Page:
What does a mass spectrum tell me?


How do we interpret the data from the GCMS? Below is an image of a mass spectrum (Plural: mass spectra). The x-axis is mass and the y-axis is abundance or quantity. Each chemical creates a unique pattern, or fingerprint, depending on if and how it breaks into ions.

The detector counts the ions of different masses after they pass through the filter. Recall from the animation that the original molecule had a mass of five. On the mass spectrum this largest ion is the molecular ion. It has not lost any pieces. The smaller ions, masses 1, 2, 3 and 4, are called the fragment ions.

This mass spectrum shows that a fraction of the chemical passed through the MS without breaking apart. It also shows that the chemical is most likely to break into ions in a combination of 1 and 4 rather than a combination of 2 and 3.

Scientists can compare the mass spectrum of an unknown compound to a library of mass spectra of known compounds. This is the same way police compare the fingerprint of an unknown suspect to a library of known fingerprints. If the mass spectra is not in the library, scientists can also use the fingerprint to work backwards to determine the original structure of the chemical.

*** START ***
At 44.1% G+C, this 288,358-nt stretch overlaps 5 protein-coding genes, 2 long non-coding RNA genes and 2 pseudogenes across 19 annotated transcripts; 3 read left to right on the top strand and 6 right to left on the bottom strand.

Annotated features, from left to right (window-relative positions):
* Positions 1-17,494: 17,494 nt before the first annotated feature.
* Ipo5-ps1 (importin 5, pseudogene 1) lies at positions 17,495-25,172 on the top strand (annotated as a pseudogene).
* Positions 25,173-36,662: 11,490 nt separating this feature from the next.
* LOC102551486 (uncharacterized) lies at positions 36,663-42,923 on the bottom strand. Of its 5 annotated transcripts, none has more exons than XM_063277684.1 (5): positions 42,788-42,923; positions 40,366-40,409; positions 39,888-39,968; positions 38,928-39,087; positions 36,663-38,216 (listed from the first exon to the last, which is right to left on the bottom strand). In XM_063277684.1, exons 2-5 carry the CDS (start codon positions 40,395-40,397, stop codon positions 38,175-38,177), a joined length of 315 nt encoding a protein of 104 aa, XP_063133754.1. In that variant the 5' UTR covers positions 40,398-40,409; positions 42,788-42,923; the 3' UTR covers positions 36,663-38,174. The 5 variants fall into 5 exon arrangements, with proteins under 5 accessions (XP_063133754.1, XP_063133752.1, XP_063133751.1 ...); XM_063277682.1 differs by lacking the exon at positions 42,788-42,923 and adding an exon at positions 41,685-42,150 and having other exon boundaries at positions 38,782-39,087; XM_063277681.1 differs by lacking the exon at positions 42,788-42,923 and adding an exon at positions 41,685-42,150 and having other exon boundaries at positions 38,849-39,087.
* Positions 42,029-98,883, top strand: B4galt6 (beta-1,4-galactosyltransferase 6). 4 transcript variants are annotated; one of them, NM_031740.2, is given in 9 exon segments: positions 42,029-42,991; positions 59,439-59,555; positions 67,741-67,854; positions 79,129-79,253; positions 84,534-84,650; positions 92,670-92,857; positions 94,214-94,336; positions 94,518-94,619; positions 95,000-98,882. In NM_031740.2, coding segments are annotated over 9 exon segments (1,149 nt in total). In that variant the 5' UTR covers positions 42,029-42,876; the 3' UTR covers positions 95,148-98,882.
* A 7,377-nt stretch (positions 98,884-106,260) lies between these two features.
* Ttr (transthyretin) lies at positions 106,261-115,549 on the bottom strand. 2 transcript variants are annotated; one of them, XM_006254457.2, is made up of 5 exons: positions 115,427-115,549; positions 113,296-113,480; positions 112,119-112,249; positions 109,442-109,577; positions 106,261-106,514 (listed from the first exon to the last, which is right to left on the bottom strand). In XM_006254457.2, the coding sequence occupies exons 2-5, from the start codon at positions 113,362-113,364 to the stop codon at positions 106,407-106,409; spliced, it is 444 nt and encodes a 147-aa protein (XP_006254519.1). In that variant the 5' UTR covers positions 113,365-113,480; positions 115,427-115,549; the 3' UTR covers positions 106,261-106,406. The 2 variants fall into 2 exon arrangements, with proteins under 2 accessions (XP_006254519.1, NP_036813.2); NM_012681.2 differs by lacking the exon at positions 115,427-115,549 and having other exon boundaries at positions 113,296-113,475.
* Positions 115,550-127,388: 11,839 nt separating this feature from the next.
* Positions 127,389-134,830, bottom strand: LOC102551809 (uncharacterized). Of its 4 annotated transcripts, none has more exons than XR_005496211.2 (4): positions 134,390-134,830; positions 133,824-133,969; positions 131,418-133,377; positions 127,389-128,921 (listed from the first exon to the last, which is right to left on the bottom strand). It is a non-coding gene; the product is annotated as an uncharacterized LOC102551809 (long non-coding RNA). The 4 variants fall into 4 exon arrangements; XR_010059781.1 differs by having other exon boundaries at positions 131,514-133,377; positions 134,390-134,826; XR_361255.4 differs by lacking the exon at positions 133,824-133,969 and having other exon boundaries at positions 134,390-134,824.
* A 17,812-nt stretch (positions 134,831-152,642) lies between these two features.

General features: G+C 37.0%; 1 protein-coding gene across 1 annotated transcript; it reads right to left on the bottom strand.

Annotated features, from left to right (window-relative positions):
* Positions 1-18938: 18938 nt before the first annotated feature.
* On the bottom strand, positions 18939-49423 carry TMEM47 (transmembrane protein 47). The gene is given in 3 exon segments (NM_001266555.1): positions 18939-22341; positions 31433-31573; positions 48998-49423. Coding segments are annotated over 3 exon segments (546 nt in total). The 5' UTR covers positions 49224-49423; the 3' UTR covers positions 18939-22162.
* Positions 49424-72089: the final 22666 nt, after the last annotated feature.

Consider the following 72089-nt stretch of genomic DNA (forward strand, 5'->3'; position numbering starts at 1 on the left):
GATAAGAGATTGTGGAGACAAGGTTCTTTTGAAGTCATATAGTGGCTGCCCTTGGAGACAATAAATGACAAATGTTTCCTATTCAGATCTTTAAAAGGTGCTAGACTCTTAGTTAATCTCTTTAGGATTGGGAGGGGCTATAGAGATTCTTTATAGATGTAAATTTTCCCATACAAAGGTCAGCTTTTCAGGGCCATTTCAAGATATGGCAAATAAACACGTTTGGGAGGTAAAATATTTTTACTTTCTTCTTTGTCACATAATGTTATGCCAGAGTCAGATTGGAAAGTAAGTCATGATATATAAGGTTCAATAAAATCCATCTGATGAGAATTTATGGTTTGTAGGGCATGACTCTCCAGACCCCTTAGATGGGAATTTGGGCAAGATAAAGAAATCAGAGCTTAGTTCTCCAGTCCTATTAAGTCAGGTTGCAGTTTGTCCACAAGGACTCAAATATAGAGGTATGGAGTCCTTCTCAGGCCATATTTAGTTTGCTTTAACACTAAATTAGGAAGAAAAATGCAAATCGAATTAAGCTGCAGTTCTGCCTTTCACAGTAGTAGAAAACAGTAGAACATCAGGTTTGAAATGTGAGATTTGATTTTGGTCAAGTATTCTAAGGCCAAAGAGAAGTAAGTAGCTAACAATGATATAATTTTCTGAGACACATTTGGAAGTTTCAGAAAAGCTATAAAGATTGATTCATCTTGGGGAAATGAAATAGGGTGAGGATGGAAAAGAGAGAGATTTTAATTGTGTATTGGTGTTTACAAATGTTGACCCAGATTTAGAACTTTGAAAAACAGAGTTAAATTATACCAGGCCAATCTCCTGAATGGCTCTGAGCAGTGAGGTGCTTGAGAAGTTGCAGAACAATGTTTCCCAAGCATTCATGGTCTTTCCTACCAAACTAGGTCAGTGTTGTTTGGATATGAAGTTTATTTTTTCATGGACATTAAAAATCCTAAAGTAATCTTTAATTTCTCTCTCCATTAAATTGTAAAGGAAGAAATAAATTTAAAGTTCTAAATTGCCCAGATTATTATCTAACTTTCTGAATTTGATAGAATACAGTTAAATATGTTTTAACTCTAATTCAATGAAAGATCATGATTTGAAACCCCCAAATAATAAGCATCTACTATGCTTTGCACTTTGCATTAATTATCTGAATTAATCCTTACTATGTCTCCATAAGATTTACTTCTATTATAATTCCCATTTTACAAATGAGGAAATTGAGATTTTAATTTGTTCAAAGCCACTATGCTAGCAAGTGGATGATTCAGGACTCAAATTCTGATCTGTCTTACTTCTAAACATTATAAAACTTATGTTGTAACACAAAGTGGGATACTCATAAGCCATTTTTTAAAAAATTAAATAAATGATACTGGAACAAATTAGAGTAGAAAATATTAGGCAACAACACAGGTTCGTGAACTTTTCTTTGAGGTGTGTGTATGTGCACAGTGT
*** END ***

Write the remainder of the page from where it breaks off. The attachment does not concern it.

Data from Mary’s Peak

This is the mass spectrum of the pesticide DDT. Air containing DDT is most likely to have come from the west where DDT is still used in Asia.




DDT mass spectrum


This is the mass spectrum of retene, a combustion product of burning vegetation. Air containing retene is most likely to have come from the east from early season forest fires in the Pacific coast range and the Cascade mountains.




Retene mass spectrum


Let’s take a look at the chemical in the air sample collected at Mary’s Peak.



Mass spectrum from Mary's Peak air sample


What is the chemical and where is it coming from?